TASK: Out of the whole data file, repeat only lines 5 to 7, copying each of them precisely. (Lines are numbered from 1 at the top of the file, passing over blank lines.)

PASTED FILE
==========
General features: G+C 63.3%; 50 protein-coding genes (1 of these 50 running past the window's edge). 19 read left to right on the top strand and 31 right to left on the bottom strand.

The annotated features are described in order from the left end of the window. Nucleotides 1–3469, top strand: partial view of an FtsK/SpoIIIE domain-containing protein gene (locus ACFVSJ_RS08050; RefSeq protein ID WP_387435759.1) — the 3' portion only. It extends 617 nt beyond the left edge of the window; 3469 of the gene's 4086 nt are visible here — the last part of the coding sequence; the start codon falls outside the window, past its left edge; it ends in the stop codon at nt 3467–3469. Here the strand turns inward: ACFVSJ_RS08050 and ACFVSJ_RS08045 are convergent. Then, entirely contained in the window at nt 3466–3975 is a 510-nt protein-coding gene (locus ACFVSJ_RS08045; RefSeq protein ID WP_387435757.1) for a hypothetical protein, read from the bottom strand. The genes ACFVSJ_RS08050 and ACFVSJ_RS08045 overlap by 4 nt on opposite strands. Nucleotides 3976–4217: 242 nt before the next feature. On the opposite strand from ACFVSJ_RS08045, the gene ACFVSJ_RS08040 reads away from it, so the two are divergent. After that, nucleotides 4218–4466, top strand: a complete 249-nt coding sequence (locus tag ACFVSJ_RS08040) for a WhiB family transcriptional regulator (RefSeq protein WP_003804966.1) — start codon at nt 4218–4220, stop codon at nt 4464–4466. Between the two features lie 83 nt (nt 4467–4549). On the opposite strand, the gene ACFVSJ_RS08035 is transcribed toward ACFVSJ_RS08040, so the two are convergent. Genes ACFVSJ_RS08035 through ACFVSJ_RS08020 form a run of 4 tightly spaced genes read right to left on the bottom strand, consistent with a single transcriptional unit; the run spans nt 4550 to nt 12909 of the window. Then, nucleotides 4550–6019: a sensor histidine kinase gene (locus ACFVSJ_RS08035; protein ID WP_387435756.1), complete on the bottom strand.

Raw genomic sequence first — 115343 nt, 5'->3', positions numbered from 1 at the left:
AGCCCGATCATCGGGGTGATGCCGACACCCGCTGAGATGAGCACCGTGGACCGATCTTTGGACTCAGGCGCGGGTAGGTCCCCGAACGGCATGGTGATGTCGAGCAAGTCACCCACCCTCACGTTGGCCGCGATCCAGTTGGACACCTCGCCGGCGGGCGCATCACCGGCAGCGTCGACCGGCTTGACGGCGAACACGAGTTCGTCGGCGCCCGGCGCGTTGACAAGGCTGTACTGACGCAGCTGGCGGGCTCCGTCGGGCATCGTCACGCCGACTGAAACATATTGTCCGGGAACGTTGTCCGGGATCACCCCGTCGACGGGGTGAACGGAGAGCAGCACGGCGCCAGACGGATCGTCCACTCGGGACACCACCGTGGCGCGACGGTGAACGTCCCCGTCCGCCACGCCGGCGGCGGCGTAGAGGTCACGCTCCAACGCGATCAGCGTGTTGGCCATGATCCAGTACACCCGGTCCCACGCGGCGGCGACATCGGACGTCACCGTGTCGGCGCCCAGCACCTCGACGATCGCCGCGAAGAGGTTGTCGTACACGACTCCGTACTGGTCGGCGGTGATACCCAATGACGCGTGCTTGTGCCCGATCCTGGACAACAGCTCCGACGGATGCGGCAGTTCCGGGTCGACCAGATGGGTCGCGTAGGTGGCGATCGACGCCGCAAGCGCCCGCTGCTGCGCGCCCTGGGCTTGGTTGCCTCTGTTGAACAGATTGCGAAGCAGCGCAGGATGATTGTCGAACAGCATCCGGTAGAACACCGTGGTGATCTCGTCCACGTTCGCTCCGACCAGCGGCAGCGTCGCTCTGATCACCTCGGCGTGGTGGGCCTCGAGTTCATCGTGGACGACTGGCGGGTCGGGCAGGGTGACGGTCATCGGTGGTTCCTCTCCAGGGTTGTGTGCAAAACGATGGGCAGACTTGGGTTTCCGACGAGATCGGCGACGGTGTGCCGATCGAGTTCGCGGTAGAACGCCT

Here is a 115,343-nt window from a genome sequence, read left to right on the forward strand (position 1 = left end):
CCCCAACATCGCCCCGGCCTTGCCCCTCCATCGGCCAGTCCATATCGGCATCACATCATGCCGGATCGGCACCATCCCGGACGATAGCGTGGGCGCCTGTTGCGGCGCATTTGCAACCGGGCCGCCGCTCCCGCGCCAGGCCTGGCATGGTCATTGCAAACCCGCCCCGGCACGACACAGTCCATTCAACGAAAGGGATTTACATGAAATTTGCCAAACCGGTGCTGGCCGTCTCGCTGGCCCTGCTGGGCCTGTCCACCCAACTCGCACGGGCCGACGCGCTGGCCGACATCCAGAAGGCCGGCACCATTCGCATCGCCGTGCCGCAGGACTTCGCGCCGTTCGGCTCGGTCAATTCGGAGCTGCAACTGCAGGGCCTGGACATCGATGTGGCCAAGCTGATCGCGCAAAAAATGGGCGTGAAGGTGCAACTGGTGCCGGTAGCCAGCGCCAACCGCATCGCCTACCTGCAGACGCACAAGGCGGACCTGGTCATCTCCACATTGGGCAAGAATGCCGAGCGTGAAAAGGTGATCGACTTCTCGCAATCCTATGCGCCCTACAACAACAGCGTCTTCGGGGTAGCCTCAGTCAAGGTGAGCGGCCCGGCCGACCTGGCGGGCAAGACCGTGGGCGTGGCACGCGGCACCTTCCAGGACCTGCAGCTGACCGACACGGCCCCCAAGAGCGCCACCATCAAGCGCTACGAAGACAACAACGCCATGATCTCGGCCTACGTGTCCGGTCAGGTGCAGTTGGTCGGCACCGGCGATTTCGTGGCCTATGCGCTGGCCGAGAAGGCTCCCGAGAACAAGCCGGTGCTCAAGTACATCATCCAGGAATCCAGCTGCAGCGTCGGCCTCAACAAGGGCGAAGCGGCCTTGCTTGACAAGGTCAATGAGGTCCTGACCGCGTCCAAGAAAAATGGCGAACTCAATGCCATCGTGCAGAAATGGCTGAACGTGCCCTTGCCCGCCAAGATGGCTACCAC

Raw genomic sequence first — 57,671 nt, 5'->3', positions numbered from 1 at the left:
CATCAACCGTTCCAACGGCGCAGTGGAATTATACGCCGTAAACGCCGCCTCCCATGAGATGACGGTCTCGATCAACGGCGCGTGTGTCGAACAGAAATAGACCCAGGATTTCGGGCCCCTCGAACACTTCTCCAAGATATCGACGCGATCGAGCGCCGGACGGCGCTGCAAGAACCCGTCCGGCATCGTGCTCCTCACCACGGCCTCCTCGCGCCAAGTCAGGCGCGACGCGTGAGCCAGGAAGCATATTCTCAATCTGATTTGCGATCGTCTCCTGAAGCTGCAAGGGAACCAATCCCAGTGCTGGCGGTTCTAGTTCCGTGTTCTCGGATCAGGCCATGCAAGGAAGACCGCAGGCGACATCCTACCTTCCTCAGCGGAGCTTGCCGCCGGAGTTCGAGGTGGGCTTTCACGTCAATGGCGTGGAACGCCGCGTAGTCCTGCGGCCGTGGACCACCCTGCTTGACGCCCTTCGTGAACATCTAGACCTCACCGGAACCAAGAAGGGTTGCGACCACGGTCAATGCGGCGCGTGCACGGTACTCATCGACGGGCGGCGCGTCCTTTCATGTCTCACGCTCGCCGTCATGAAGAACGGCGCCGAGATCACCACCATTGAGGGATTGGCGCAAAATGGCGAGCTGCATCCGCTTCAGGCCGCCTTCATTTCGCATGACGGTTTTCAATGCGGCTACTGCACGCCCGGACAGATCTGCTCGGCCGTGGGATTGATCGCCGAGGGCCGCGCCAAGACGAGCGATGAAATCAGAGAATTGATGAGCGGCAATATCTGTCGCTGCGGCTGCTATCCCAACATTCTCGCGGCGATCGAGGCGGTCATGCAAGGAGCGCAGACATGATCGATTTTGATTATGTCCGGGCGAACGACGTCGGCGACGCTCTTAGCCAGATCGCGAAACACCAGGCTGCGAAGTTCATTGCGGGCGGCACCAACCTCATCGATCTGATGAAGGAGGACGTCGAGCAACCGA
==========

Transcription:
Here is a 115,343-nt window from a genome sequence, read left to right on the forward strand (position 1 = left end):
CCCCAACATCGCCCCGGCCTTGCCCCTCCATCGGCCAGTCCATATCGGCATCACATCATGCCGGATCGGCACCATCCCGGACGATAGCGTGGGCGCCTGTTGCGGCGCATTTGCAACCGGGCCGCCGCTCCCGCGCCAGGCCTGGCATGGTCATTGCAAACCCGCCCCGGCACGACACAGTCCATTCAACGAAAGGGATTTACATGAAATTTGCCAAACCGGTGCTGGCCGTCTCGCTGGCCCTGCTGGGCCTGTCCACCCAACTCGCACGGGCCGACGCGCTGGCCGACATCCAGAAGGCCGGCACCATTCGCATCGCCGTGCCGCAGGACTTCGCGCCGTTCGGCTCGGTCAATTCGGAGCTGCAACTGCAGGGCCTGGACATCGATGTGGCCAAGCTGATCGCGCAAAAAATGGGCGTGAAGGTGCAACTGGTGCCGGTAGCCAGCGCCAACCGCATCGCCTACCTGCAGACGCACAAGGCGGACCTGGTCATCTCCACATTGGGCAAGAATGCCGAGCGTGAAAAGGTGATCGACTTCTCGCAATCCTATGCGCCCTACAACAACAGCGTCTTCGGGGTAGCCTCAGTCAAGGTGAGCGGCCCGGCCGACCTGGCGGGCAAGACCGTGGGCGTGGCACGCGGCACCTTCCAGGACCTGCAGCTGACCGACACGGCCCCCAAGAGCGCCACCATCAAGCGCTACGAAGACAACAACGCCATGATCTCGGCCTACGTGTCCGGTCAGGTGCAGTTGGTCGGCACCGGCGATTTCGTGGCCTATGCGCTGGCCGAGAAGGCTCCCGAGAACAAGCCGGTGCTCAAGTACATCATCCAGGAATCCAGCTGCAGCGTCGGCCTCAACAAGGGCGAAGCGGCCTTGCTTGACAAGGTCAATGAGGTCCTGACCGCGTCCAAGAAAAATGGCGAACTCAATGCCATCGTGCAGAAATGGCTGAACGTGCCCTTGCCCGCCAAGATGGCTACCAC

Raw genomic sequence first — 57,671 nt, 5'->3', positions numbered from 1 at the left: